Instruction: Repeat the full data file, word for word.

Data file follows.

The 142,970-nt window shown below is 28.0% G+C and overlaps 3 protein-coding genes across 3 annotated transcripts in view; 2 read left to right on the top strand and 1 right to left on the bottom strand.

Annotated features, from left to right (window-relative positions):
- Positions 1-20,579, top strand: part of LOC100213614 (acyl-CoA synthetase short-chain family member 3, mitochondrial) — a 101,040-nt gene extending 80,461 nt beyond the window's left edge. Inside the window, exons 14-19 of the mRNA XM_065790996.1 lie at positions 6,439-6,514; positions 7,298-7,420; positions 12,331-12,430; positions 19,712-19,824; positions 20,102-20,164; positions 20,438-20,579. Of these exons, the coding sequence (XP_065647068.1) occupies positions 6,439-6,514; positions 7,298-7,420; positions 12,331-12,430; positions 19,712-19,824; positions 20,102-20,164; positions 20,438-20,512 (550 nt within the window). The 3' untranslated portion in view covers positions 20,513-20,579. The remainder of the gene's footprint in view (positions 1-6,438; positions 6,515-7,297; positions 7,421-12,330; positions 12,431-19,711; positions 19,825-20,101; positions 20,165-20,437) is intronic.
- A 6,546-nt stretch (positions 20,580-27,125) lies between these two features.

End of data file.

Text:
The 142,970-nt window shown below is 28.0% G+C and overlaps 3 protein-coding genes across 3 annotated transcripts in view; 2 read left to right on the top strand and 1 right to left on the bottom strand.

Annotated features, from left to right (window-relative positions):
- Positions 1-20,579, top strand: part of LOC100213614 (acyl-CoA synthetase short-chain family member 3, mitochondrial) — a 101,040-nt gene extending 80,461 nt beyond the window's left edge. Inside the window, exons 14-19 of the mRNA XM_065790996.1 lie at positions 6,439-6,514; positions 7,298-7,420; positions 12,331-12,430; positions 19,712-19,824; positions 20,102-20,164; positions 20,438-20,579. Of these exons, the coding sequence (XP_065647068.1) occupies positions 6,439-6,514; positions 7,298-7,420; positions 12,331-12,430; positions 19,712-19,824; positions 20,102-20,164; positions 20,438-20,512 (550 nt within the window). The 3' untranslated portion in view covers positions 20,513-20,579. The remainder of the gene's footprint in view (positions 1-6,438; positions 6,515-7,297; positions 7,421-12,330; positions 12,431-19,711; positions 19,825-20,101; positions 20,165-20,437) is intronic.
- A 6,546-nt stretch (positions 20,580-27,125) lies between these two features.